New Delhi, Jan 3: Reacting sharply, India today dismissed Pakistan's allegation of "breach of trust" over the killing of Pakistan Rangers and asked it to adhere to the mechanisms that have been evolved to ensure peace and tranquility on the International Border (IB) and Line of Control (LOC).
External Affairs Minister Sushma Swaraj wrote to Sartaj Aziz, Pakistan Prime Minister's Advisor on Foreign Affairs and National Security, a day after he lodged a strong protest and sought an immediate probe into the killing of Rangers by BSF on December 31.
Aziz alleged that India killed two Pakistani Rangers after calling them for a meeting on the IB. Dismissing contentions made by Aziz, Swaraj emphasised that Pakistan commanders responded to Indian defensive fire by escalating matters by using higher calibre weapons, expanding the zone of conflict to other sub sectors and targeting civilian habitations.
"The incidents on 31st December in the Jammu sector commenced when a routine BSF patrol flying an identifying flag came under sniper fire from a Pakistan Border Post, which resulted in the death of one Indian security personnel and serious injuries to another," the External Affairs Minister wrote.
She emphasised that Pakistan commanders responded to Indian defensive fire by escalating matters by using higher calibre weapons, expanding the zone of conflict to other sub sectors and targeting civilian habitations.
"At no stage did the Indian side seek any platoon level contact under a white flag as was being suggested. The consistent Indian message conveyed to Pakistan was that if they were to stop firing on Indian Border Posts, India would immediately end defensive firing.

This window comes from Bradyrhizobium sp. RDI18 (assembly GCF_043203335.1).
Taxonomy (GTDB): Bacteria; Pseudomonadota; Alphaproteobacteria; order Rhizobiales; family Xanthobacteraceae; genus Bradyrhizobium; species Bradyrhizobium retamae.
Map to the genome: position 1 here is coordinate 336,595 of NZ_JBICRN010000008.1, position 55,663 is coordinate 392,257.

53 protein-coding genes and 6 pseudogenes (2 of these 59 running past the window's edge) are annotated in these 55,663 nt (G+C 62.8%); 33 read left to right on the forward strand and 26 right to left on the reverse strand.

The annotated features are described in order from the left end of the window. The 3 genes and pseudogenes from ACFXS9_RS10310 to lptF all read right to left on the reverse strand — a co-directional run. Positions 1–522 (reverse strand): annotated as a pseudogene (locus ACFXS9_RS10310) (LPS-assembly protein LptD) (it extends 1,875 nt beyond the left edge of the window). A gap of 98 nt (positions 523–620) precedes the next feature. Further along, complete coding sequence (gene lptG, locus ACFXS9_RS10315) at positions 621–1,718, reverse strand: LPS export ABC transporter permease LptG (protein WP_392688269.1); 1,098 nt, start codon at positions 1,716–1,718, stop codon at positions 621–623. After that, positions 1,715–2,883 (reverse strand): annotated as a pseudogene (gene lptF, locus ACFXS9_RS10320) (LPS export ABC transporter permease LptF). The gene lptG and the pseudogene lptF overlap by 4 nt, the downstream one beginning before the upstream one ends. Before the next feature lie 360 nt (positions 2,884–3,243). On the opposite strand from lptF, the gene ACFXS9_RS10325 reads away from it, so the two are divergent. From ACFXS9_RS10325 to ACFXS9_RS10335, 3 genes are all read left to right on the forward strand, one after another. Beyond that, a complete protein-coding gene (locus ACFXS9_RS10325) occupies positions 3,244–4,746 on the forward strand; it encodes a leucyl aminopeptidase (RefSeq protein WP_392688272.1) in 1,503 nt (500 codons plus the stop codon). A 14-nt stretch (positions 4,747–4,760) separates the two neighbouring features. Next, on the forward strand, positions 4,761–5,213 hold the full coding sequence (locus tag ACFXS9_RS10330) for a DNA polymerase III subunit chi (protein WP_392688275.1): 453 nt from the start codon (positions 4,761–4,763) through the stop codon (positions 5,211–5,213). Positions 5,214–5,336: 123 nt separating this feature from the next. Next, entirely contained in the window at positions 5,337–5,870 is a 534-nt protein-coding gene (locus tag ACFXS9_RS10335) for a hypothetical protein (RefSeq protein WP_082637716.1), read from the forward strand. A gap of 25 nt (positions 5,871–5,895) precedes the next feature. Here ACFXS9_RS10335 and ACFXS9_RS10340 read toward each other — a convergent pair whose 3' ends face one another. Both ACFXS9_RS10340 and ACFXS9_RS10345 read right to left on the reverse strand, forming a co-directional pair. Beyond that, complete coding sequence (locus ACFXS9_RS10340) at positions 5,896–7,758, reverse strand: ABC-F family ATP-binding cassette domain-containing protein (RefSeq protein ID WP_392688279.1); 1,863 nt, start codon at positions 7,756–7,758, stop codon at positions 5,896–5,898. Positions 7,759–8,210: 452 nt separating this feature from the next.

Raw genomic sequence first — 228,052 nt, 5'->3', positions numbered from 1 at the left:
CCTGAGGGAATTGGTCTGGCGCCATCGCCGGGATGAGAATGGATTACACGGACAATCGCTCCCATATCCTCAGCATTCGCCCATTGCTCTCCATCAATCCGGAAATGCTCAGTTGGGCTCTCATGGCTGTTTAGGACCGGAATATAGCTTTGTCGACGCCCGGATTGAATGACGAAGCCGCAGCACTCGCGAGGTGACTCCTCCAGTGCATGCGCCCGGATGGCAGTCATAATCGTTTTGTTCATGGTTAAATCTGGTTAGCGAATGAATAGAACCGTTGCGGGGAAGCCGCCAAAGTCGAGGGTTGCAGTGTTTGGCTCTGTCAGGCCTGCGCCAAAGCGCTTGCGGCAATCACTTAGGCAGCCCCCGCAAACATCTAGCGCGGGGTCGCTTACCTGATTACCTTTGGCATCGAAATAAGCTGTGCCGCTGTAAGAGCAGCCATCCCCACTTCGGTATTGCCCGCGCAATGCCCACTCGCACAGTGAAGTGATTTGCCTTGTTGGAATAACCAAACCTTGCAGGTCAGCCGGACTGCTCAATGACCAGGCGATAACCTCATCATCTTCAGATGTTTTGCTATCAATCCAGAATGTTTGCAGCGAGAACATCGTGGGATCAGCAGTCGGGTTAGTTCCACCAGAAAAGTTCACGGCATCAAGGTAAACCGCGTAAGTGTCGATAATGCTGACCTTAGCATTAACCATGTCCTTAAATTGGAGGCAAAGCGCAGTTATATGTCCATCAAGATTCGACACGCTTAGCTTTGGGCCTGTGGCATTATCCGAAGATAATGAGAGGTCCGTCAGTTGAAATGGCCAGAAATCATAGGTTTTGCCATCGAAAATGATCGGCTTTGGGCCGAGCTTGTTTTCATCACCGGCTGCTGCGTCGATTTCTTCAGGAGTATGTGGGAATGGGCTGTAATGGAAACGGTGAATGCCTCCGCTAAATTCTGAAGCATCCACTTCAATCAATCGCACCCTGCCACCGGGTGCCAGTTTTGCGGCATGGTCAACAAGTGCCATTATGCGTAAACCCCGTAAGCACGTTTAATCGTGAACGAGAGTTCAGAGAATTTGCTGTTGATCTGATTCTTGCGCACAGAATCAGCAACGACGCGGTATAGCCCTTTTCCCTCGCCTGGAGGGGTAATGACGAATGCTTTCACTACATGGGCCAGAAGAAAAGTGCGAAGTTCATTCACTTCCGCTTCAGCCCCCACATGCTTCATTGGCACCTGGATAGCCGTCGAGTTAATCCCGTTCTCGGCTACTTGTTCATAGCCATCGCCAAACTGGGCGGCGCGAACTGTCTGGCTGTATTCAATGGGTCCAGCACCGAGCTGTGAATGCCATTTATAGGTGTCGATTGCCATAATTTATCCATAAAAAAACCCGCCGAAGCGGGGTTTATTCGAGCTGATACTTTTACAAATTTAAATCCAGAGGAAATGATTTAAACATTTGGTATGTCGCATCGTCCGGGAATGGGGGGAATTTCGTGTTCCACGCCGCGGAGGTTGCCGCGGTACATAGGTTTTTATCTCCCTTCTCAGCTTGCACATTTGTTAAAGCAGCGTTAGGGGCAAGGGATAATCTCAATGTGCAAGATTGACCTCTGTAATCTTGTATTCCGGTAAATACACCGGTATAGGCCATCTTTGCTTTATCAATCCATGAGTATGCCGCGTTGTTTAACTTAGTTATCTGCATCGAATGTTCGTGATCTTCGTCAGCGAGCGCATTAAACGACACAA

"Unfortunately, Pakistan commanders had chosen to ignore this advice until the evening. While emphasising that India always adhered to the mechanisms that have been evolved to ensure peace and tranquility on the International Border (IB) and Line of Control (LOC) and would continue to do so," the letter said.
Swaraj asked Aziz "to ensure that Pakistan's forces do the same". Aziz, who was instructed by Prime Minister Nawaz Sharif to take up the matter with India, had written a letter which underlined "that the regrettable ambush of the soldiers would undermine mechanisms established by the two countries to ensure peace and tranquility along the LoC and the WB," the Pakistan Foreign Office said in a statement yesterday.
The letter was handed over to Indian High Commissioner T C A Raghavan by Pakistan Foreign Secretary Aizaz Ahmad Chaudhry. On Tuesday, a BSF jawan was killed when Pakistani Rangers fired on a group of Indian soldiers on patrol. India had returned fire and four Pakistani soldiers were killed in retaliation. India stopped firing when Pakistan Rangers raised a white flag, requesting time to remove the bodies.